During ejaculation, sperm exit the tail of the epididymis and are pushed by smooth muscle contraction to the ductus deferens (also called the vas deferens). The ductus deferens is a thick, muscular tube that is bundled together inside the scrotum with connective tissue, blood vessels, and nerves into a structure called the spermatic cord (see Figure 27.1.5 and Figure 27.1.7). Because the ductus deferens is physically accessible within the scrotum, surgical sterilization to interrupt ejaculation of sperm can be performed by cutting and sealing a small section of the ductus (vas) deferens. This procedure is called a vasectomy, and it is an effective form of birth control. Although it may be possible to reverse a vasectomy, clinicians consider the procedure permanent.
Watch this video to learn about a vasectomy. As described in this video, a vasectomy is a procedure in which a small section of the ductus (vas) deferens is removed from the scrotum. This interrupts the path taken by sperm through the ductus deferens. If sperm do not exit through the vas, either because the person has had a vasectomy or has not ejaculated, in what region of the testis do they remain?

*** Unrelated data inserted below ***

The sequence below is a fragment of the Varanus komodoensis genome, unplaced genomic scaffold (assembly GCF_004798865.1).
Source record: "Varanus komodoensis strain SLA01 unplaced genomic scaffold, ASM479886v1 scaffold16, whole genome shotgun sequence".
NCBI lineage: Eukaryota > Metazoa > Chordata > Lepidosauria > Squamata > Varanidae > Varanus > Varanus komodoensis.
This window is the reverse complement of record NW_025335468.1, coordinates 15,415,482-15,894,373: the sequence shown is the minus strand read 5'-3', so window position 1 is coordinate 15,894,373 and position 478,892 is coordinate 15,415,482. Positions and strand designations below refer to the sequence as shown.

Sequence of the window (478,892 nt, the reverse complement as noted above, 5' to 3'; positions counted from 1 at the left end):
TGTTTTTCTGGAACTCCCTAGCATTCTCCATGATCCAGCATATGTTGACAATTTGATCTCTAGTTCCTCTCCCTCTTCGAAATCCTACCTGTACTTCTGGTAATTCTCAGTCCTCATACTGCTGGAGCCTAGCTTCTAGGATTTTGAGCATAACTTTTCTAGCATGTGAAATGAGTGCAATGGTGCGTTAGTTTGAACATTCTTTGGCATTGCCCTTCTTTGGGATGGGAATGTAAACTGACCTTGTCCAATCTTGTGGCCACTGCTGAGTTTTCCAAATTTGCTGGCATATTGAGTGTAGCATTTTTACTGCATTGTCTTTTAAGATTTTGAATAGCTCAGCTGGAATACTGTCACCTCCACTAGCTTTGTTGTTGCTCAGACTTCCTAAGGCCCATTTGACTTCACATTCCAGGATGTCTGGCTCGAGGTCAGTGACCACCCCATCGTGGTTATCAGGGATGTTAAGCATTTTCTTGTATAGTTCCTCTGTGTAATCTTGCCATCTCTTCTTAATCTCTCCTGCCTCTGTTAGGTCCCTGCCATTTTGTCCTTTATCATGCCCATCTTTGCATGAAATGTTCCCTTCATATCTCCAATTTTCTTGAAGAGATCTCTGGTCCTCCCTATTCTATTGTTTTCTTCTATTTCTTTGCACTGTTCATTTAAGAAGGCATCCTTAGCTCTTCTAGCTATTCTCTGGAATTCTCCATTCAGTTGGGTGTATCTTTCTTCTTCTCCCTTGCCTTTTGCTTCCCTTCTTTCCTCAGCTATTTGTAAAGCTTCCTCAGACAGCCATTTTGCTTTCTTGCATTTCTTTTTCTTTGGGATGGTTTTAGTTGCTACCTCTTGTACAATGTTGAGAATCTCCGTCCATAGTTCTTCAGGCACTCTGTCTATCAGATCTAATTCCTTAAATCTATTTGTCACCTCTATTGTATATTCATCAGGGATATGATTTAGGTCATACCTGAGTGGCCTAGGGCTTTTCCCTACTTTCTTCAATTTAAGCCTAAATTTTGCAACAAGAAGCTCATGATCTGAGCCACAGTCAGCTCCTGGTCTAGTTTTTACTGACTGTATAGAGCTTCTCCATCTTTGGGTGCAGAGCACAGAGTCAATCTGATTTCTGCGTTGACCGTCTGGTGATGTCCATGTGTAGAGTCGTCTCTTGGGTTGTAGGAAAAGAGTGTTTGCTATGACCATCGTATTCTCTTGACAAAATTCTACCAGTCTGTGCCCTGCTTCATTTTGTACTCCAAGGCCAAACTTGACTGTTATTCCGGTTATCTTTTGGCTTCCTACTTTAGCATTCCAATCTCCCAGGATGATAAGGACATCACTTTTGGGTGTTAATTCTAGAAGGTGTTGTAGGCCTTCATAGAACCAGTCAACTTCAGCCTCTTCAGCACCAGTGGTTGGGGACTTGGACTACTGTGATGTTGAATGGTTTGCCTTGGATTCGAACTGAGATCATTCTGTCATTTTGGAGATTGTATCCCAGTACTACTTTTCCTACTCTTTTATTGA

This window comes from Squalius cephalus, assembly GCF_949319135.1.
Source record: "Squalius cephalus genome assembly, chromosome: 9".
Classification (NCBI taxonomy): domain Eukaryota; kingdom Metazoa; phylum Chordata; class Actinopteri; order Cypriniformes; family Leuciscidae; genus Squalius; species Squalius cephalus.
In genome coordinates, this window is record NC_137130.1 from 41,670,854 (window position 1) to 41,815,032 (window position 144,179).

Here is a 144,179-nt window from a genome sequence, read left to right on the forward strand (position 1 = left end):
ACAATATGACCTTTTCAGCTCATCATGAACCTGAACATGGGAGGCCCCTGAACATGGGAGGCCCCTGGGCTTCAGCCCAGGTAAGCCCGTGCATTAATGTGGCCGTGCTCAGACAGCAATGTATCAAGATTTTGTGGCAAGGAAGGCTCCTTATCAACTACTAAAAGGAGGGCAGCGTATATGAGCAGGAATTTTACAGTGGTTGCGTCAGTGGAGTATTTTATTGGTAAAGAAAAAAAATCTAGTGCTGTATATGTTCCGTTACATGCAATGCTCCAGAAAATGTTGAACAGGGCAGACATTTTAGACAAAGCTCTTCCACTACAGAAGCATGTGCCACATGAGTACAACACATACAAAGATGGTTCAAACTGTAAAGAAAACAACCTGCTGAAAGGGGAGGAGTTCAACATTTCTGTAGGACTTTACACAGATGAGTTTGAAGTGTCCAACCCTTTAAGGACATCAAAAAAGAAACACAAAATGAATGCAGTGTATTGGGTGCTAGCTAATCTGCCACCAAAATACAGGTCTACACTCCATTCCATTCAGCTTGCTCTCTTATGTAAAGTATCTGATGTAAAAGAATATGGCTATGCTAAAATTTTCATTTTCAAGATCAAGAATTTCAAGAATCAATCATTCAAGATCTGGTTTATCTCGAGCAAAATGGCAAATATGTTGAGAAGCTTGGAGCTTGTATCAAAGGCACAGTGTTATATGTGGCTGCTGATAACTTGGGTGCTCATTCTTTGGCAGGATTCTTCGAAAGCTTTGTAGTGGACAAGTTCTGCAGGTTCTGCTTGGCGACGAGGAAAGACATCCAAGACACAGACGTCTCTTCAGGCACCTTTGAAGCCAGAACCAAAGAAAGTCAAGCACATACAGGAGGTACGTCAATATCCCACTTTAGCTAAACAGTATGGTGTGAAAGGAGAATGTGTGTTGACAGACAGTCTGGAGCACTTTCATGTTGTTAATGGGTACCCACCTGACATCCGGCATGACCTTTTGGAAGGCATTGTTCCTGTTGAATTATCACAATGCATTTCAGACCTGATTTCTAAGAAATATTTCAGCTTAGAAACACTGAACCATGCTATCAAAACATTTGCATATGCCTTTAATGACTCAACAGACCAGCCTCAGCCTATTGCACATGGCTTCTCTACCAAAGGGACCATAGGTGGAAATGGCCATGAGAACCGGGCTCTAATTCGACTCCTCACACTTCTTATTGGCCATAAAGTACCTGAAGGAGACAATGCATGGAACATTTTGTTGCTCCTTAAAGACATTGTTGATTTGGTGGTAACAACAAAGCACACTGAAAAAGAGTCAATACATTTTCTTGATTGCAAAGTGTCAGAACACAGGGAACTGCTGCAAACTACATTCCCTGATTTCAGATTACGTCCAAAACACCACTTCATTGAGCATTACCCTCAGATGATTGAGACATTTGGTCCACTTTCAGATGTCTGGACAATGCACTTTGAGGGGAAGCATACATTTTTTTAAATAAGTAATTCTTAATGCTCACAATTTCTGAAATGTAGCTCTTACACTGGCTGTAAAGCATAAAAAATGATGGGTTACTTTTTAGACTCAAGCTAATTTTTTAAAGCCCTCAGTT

Each ductus deferens extends superiorly into the abdominal cavity through the inguinal canal in the abdominal wall. From here, the ductus deferens continues to the pelvic cavity, ending posterior to the bladder where it dilates in a region called the ampulla (meaning “flask”).
Sperm make up only 5 percent of the final volume of semen, the thick, milky fluid that is ejaculated. The bulk of semen is produced by three critical accessory glands of the sexual system: the seminal vesicles, the prostate, and the bulbourethral glands.
As sperm pass through the ampulla of the ductus deferens at ejaculation, they mix with fluid from the associated seminal vesicle (see Figure 27.1.5). The paired seminal vesicles are glands that contribute approximately 60 percent of the semen volume. Seminal vesicle fluid contains large amounts of fructose, which is used by the sperm mitochondria to generate ATP to allow movement.
The fluid, now containing both sperm and seminal vesicle secretions, next moves into the associated ejaculatory duct, a short structure formed from the ampulla of the ductus deferens and the duct of the seminal vesicle. The paired ejaculatory ducts transport the seminal fluid into the next structure, the prostate gland.